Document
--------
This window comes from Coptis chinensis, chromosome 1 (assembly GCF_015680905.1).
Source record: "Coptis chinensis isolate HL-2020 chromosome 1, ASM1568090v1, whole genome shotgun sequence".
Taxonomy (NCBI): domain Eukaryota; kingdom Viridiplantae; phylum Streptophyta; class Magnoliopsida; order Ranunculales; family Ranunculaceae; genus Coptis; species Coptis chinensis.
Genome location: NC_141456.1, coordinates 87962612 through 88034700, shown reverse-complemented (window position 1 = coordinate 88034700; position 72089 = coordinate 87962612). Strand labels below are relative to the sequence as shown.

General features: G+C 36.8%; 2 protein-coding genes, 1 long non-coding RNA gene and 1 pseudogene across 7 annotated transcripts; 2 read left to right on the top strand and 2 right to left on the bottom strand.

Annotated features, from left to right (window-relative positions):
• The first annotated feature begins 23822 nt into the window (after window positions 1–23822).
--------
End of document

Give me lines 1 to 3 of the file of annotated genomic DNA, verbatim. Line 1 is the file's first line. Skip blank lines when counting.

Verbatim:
This window comes from Coptis chinensis, chromosome 1 (assembly GCF_015680905.1).
Source record: "Coptis chinensis isolate HL-2020 chromosome 1, ASM1568090v1, whole genome shotgun sequence".
Taxonomy (NCBI): domain Eukaryota; kingdom Viridiplantae; phylum Streptophyta; class Magnoliopsida; order Ranunculales; family Ranunculaceae; genus Coptis; species Coptis chinensis.